Deepening Feminist Analysis in East Africa

On December 10th, 2020, Akina Mama wa Afrika (AMwA), currently steering the Uganda Feminist Forum (UFF) working group, hosted a Feminist Movement Conversation themed  ‘Decolonization and Reimagining Feminist Futures’; centered on how to apply decoloniality and afro-feminism as a framework to advance women’s rights in Africa.

Guided by Prof. Sylvia Tamale’s new book, ‘Decolonization and Afrofeminism’, the conversation focused on understanding and centering the struggle for decolonization as an urgent and central necessity for Afro-feminist liberation.

The Conversation which was moderated by Jackie Asiimwe, a feminist, lawyer, philanthropy advisor, and CEO of CivSource Africa; not only served as a space for learning and dialogue but also a space for Feminists in Uganda to reconnect, celebrate, comfort & challenge one another, after a difficult year.

It centered on how to apply decoloniality and afro-feminism as a framework to advance women’s rights in Africa. Critical strategies were discussed and recommended including the need to hold regular learning spaces to raise consciousness on the decolonization project and create an enabling environment for African authors to rewrite the evolution of Pan-Africanism’ to include herstories recognizing women as the vanguard of the Pan-African movement.

Prof. Tamale while sharing from her book stressed the need for African feminists to re-imagine other truths by excavating their internalized colonized ways of being, thinking, and knowing. She noted that religion, media, and the law have given us normalized lenses of viewing the world and this can become very disorienting, even confusing to imagine any other truth.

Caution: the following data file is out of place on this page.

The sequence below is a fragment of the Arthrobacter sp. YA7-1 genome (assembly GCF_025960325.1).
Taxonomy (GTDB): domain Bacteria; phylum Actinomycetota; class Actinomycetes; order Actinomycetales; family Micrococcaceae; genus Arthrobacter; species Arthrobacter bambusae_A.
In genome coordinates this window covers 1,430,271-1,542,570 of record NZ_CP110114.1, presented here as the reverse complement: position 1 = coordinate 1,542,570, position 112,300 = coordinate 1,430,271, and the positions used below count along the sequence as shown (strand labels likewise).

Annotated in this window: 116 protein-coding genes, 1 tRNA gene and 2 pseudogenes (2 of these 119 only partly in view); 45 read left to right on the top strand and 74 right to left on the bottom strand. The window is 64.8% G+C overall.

“We have been seeing the world through certain lenses. To begin to reimagine, to get new lenses is asking us to step out of our comfort zone. The Eurocentric world view is very pervasive that people think is the only view. It blocks our imagination,” she said.

She also called upon African feminists to borrow from their African traditions and the philosophy of Ubuntu to try out different ways of thinking and activism in the fight for equality.

“Does it make sense for a capitalist patriarchal state like Uganda whose very existence, whose oxygen is derived from the backs of women, women’s work that is not remunerated; does it make sense that we run to them for help? What ‘coloniality’ does is that it stops us from trying out different ways of thinking. Are there ways, processes in our own traditions which we can borrow from, like Ubuntu?” she said.

Prof. Tamale also implored African feminists to desist from essentializing women and called on them to abandon colonial definitions and coin terms that will make sense to African feminists. “Feminism is an all-encompassing term which considers that women are considered inferior to men and that this inequality leads to exploitation and we must do something about it. Digging deeper, you realize that not all women in every location are the same so we cannot essentialize women. In our workshops, we need to unpack these terms that feminists throw around in a language that is not ours. We need to coin our terms which will make sense to us,” she said.

To begin the process of systemically challenging and undoing injustices against women in Africa, it is imperative that African feminists immerse themselves in understanding the root causes of these systems and thus the importance of decolonization.

For feminists working on the continent, the process of decolonization must be central to the work as it forms the basis for understanding the root causes of global systems that breed inequality, in which African people are situated at the bottom of the barrel. 


In case you missed out on the live broadcast, you can watch the recording here.